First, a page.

The zebrafish (Danio rerio) is the premier non-mammalian vertebrate model organism. During the last few decades, a unique set of properties has made the zebrafish a popular vertebrate model in various field of biology, ranging from developmental biology, human disease studies to environmental toxicology. The zebrafish is an outstanding system for studying processes difficult or impossible to follow in other animals such as the mechanisms underlying organogenesis. Unlike mice, this model system is readily amenable to forward genetic mutagenesis approaches for the identification of new genes required for these key developmental processes and functions. In the areas of vertebrate development biology and functional genomics, the transparency of the zebrafish embryo during development has allowed researchers to track regulation of gene expression using fluorescent protein genes in real time in living animals. Consequently, the conversion of genetic and other biological information learned from the fish to humans has been faster than in other vertebrate systems.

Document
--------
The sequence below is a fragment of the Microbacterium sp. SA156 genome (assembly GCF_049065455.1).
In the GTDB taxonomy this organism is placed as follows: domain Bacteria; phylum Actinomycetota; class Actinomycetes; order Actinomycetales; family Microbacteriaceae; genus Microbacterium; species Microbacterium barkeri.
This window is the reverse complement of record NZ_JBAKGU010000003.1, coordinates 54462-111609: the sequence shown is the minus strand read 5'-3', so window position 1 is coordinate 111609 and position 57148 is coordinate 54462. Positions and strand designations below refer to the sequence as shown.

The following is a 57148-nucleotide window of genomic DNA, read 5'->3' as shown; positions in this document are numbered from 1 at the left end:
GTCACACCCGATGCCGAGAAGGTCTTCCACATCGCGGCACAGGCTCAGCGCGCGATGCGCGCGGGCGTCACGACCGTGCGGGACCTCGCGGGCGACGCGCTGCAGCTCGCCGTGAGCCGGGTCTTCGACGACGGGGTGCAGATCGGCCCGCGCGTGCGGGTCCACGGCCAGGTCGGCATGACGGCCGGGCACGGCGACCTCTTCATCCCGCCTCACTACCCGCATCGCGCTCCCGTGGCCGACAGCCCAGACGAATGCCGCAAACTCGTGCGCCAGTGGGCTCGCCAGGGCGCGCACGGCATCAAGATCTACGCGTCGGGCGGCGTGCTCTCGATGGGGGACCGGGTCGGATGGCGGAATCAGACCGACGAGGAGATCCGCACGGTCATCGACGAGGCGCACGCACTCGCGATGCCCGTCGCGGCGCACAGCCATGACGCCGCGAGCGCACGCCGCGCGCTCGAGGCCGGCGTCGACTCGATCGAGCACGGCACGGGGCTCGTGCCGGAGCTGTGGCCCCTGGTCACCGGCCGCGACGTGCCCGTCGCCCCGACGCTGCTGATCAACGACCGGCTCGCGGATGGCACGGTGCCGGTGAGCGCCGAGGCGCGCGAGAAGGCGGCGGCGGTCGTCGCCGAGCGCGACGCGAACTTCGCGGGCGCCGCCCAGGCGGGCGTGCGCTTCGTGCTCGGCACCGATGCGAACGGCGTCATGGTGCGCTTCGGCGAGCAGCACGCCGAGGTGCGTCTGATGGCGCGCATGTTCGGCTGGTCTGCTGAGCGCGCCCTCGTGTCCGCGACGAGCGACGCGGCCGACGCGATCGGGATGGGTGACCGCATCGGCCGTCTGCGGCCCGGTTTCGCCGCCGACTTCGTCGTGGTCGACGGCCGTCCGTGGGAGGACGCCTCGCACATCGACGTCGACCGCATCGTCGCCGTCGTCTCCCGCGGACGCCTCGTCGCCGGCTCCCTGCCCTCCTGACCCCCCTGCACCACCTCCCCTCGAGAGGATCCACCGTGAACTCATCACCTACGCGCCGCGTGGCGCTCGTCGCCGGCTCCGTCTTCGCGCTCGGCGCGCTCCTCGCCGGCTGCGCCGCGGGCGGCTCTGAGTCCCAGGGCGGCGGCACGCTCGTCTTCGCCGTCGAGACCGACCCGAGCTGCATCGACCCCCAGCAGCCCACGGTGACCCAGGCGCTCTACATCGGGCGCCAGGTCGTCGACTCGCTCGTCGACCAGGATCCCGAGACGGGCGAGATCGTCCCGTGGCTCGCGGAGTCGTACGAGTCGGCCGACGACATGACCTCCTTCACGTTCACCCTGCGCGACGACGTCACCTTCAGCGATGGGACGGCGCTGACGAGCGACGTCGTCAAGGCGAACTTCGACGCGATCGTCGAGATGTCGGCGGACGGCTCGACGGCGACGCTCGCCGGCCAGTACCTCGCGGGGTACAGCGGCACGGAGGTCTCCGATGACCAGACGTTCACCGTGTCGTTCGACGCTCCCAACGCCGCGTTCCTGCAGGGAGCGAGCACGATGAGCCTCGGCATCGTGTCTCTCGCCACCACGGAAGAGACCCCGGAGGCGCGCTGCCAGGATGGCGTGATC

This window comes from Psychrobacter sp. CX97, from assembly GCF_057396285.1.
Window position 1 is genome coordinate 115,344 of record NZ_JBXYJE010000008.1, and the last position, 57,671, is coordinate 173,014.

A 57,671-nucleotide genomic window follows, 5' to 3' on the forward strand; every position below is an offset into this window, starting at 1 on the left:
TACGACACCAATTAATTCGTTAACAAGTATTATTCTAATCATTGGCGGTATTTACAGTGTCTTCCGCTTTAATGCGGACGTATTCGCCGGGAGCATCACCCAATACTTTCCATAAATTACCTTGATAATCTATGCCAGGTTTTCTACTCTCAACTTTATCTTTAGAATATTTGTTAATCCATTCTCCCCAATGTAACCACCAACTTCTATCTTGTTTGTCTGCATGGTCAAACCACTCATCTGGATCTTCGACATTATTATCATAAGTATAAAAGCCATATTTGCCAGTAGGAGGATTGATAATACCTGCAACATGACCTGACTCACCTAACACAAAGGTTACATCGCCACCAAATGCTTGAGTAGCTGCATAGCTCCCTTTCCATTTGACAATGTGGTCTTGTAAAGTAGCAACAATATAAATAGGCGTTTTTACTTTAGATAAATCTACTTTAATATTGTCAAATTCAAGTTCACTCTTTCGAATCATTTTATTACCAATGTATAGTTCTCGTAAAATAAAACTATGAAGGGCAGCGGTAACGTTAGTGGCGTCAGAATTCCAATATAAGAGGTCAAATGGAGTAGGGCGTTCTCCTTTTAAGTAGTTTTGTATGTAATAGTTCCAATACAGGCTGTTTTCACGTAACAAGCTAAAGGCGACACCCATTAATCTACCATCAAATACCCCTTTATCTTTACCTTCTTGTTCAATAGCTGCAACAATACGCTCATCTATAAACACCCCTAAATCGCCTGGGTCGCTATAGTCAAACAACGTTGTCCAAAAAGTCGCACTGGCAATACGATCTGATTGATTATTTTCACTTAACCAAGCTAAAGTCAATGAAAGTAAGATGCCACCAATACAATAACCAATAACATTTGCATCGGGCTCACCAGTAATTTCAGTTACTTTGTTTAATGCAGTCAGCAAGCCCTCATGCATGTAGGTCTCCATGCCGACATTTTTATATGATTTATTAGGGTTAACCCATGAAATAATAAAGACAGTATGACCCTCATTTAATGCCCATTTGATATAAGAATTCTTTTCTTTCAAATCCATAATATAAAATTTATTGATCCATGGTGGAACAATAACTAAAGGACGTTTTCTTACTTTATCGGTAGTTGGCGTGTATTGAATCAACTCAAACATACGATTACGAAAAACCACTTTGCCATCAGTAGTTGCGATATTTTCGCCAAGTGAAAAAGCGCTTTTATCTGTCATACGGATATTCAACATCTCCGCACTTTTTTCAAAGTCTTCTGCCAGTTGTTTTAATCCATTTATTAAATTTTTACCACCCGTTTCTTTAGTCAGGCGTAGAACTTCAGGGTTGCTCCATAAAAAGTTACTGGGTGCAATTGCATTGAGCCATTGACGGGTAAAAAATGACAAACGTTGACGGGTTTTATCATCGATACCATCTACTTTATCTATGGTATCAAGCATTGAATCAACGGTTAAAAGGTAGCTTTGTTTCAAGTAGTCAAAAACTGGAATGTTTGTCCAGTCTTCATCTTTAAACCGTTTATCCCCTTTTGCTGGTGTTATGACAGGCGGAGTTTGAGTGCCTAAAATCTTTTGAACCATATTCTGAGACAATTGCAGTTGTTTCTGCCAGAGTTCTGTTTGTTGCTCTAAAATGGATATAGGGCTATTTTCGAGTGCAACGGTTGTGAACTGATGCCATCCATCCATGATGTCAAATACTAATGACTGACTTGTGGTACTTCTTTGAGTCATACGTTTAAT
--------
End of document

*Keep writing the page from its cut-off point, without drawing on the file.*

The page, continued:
The Zebrafish facility in Biogem is equipped with breeding systems and also with experimental toxicology systems. The breeding systems have a continuous water recirculation with temperature (° C), conductivity (μS) and pH values constantly controlled in order to guarantee the best conditions of fish growth. The toxicology systems, unlike those of breeding, does not shows any continuous recycling of water. The values of temperature (° C), conductivity (μS) and water pH are constantly checked and it is possible to program water changes at specific time intervals in order to optimize the concentration of testing molecules and drugs.
The Zebrafish Service provides expertise for transgenic lines and mutants generation and support for design and realization of toxicology studies with the zebrafish model.